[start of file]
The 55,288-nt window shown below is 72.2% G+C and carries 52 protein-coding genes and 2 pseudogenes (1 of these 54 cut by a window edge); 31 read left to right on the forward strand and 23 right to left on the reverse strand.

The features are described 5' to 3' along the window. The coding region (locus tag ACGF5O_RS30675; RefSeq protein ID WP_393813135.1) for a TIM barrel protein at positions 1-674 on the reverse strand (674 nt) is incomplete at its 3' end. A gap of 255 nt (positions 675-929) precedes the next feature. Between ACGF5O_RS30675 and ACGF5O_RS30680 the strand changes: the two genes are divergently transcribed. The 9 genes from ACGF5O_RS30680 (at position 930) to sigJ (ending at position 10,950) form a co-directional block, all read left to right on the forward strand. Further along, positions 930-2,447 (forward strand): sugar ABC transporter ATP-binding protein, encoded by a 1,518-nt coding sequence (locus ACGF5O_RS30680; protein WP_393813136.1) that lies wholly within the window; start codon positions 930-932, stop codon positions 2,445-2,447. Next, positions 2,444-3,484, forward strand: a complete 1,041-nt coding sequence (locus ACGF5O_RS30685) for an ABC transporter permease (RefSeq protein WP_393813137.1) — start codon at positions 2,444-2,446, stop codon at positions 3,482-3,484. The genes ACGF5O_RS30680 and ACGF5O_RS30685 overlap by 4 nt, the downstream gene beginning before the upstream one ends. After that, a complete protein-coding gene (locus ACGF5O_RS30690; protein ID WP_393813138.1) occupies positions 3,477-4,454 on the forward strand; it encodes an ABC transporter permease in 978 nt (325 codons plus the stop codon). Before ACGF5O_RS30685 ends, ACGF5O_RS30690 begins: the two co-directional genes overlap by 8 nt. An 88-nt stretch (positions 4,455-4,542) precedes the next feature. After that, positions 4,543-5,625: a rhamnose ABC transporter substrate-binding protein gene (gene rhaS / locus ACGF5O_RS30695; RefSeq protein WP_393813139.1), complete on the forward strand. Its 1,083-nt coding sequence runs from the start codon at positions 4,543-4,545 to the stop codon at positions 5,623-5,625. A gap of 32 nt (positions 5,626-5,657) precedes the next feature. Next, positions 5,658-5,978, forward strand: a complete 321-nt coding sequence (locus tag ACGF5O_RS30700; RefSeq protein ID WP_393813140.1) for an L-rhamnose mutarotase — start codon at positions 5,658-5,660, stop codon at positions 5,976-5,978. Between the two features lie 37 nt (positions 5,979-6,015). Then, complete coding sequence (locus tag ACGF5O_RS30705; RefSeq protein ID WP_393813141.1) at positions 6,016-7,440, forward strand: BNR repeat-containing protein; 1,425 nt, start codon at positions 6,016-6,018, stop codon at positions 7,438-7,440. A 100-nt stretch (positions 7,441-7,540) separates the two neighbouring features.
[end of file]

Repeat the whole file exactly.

The 55,288-nt window shown below is 72.2% G+C and carries 52 protein-coding genes and 2 pseudogenes (1 of these 54 cut by a window edge); 31 read left to right on the forward strand and 23 right to left on the reverse strand.

The features are described 5' to 3' along the window. The coding region (locus tag ACGF5O_RS30675; RefSeq protein ID WP_393813135.1) for a TIM barrel protein at positions 1-674 on the reverse strand (674 nt) is incomplete at its 3' end. A gap of 255 nt (positions 675-929) precedes the next feature. Between ACGF5O_RS30675 and ACGF5O_RS30680 the strand changes: the two genes are divergently transcribed. The 9 genes from ACGF5O_RS30680 (at position 930) to sigJ (ending at position 10,950) form a co-directional block, all read left to right on the forward strand. Further along, positions 930-2,447 (forward strand): sugar ABC transporter ATP-binding protein, encoded by a 1,518-nt coding sequence (locus ACGF5O_RS30680; protein WP_393813136.1) that lies wholly within the window; start codon positions 930-932, stop codon positions 2,445-2,447. Next, positions 2,444-3,484, forward strand: a complete 1,041-nt coding sequence (locus ACGF5O_RS30685) for an ABC transporter permease (RefSeq protein WP_393813137.1) — start codon at positions 2,444-2,446, stop codon at positions 3,482-3,484. The genes ACGF5O_RS30680 and ACGF5O_RS30685 overlap by 4 nt, the downstream gene beginning before the upstream one ends. After that, a complete protein-coding gene (locus ACGF5O_RS30690; protein ID WP_393813138.1) occupies positions 3,477-4,454 on the forward strand; it encodes an ABC transporter permease in 978 nt (325 codons plus the stop codon). Before ACGF5O_RS30685 ends, ACGF5O_RS30690 begins: the two co-directional genes overlap by 8 nt. An 88-nt stretch (positions 4,455-4,542) precedes the next feature. After that, positions 4,543-5,625: a rhamnose ABC transporter substrate-binding protein gene (gene rhaS / locus ACGF5O_RS30695; RefSeq protein WP_393813139.1), complete on the forward strand. Its 1,083-nt coding sequence runs from the start codon at positions 4,543-4,545 to the stop codon at positions 5,623-5,625. A gap of 32 nt (positions 5,626-5,657) precedes the next feature. Next, positions 5,658-5,978, forward strand: a complete 321-nt coding sequence (locus tag ACGF5O_RS30700; RefSeq protein ID WP_393813140.1) for an L-rhamnose mutarotase — start codon at positions 5,658-5,660, stop codon at positions 5,976-5,978. Between the two features lie 37 nt (positions 5,979-6,015). Then, complete coding sequence (locus tag ACGF5O_RS30705; RefSeq protein ID WP_393813141.1) at positions 6,016-7,440, forward strand: BNR repeat-containing protein; 1,425 nt, start codon at positions 6,016-6,018, stop codon at positions 7,438-7,440. A 100-nt stretch (positions 7,441-7,540) separates the two neighbouring features.